The past few days have been hectic. This will happen when you add 20 or so people to the camp and 15 of those people are kids.
We were joined by youth participants of the NCES and their resilience counsellors for the Art and Archaeology Program going on at Little John. This was something that I was very much looking forward to as both art and archaeology are two loves of mine as well as working with youth. Because kids are great. These kids were no exception. Despite the labels of "at-risk" and "troubled", they were pretty well like all other kids their age in that they want their surroundings to engage them, many want to learn new things, try new things, they want to have a good life. Unfortunately, it's clear in a few minutes of conversation that events or circumstances have inhibited them from fulfilling this wish at many points in their lives. I hope that their time here was part of their good life.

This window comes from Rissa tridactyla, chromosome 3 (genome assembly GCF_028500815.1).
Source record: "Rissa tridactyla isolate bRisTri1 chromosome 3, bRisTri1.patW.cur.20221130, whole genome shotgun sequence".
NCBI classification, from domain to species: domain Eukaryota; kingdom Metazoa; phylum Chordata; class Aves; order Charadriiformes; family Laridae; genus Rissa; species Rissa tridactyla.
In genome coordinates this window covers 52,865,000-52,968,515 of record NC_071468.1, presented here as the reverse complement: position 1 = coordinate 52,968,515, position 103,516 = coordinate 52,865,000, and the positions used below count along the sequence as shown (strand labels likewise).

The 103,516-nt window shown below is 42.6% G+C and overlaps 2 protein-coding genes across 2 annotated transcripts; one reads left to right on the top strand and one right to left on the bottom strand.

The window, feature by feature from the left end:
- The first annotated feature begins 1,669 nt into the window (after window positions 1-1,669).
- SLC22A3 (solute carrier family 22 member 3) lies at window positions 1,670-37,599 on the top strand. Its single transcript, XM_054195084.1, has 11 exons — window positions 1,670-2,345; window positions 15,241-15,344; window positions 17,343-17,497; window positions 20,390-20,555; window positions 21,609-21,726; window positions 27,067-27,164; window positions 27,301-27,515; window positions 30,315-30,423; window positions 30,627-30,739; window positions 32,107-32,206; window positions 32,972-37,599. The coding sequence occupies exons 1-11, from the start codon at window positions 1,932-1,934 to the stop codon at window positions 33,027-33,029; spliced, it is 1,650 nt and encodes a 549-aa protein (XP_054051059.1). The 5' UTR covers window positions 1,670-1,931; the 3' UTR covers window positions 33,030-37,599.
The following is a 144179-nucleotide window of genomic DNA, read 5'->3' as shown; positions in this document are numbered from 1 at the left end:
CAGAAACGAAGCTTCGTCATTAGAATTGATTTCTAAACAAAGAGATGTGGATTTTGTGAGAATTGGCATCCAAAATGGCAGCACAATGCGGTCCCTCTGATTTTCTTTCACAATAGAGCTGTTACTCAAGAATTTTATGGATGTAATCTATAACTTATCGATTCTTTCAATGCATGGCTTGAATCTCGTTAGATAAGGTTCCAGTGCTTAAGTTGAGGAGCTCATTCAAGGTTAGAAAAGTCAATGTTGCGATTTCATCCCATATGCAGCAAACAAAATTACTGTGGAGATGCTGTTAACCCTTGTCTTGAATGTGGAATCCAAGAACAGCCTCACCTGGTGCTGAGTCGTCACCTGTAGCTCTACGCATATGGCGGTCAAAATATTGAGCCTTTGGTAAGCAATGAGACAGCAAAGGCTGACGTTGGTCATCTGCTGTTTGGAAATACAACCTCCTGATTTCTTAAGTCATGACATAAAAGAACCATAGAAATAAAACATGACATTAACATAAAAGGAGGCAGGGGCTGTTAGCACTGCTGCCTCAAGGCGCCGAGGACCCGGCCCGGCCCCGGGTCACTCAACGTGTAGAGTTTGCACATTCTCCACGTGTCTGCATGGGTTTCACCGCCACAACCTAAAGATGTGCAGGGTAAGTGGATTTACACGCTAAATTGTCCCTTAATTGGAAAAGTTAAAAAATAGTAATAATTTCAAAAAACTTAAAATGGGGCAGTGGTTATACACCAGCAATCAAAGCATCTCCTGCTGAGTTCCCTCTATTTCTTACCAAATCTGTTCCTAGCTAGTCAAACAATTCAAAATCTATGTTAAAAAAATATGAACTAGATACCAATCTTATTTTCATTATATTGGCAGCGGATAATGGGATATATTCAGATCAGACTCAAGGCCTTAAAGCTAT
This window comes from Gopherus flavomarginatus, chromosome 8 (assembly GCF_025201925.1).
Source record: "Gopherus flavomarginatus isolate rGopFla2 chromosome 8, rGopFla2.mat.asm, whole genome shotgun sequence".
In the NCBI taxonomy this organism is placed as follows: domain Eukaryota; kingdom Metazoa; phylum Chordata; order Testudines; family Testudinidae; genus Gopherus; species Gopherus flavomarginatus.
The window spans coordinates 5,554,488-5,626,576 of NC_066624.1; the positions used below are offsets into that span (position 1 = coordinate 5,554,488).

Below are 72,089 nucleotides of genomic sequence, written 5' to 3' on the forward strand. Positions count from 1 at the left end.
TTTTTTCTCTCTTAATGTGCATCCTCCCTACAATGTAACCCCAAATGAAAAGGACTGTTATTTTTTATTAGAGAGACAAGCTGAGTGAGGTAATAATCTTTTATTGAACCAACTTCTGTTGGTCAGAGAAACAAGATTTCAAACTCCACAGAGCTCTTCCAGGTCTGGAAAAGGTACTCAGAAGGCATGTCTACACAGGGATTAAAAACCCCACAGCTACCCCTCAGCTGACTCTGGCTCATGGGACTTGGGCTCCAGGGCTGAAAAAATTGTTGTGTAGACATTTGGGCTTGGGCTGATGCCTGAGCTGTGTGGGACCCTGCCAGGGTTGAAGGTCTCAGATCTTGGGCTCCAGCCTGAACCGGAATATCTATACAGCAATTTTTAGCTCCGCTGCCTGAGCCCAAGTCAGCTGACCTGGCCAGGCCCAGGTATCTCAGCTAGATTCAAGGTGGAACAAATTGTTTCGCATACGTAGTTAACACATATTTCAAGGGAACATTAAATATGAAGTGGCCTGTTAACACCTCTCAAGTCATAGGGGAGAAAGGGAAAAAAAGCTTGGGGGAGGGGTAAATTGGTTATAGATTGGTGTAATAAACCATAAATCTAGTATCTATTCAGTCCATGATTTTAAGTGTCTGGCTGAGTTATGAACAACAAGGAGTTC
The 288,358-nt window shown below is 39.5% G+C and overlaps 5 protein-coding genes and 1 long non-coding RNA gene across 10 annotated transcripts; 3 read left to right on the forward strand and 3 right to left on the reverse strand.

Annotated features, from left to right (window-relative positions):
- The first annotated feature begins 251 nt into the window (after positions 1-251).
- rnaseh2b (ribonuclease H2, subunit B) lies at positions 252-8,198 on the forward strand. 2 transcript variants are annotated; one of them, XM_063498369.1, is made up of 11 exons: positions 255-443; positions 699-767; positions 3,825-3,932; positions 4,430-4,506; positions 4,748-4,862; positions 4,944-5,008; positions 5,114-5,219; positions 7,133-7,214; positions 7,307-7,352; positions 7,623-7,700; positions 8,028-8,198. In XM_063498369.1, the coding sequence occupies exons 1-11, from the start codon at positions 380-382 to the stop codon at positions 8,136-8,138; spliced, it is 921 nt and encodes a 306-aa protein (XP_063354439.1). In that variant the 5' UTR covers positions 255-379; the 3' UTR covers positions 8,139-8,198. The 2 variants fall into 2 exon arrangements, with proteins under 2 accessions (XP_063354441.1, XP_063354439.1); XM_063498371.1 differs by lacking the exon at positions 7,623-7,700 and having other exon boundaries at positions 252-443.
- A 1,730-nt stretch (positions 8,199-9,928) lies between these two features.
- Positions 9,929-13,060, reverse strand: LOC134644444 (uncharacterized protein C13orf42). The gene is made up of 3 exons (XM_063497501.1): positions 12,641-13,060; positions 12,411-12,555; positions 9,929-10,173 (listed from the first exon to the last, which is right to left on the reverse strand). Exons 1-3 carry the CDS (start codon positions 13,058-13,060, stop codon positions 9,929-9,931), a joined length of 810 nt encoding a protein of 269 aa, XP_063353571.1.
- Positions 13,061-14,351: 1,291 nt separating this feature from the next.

The lavel "troubled" set me up to almost fear them or at least be intimidated by them. "At risk": at risk of what? Of making a better life for themselves? Of rising above their situation? Let's hope.
Labels aren't always just words. An image can be a label in itself. What do you think of when you think of a Native person? Do you think of a drunk brown man on 17th Avenue or do you think of a blonde, blue eye girl from the wolf clan who excavated her archaeology unit meticulously? If you saw me on the street in my current state would you know me as a middle class university student or a homeless person? (Because rest assured, I look more like the later than the former).
We're not one thing, one entity, one label. And labels can't be made with our eyes alone. They probably don't need to be glued on at all.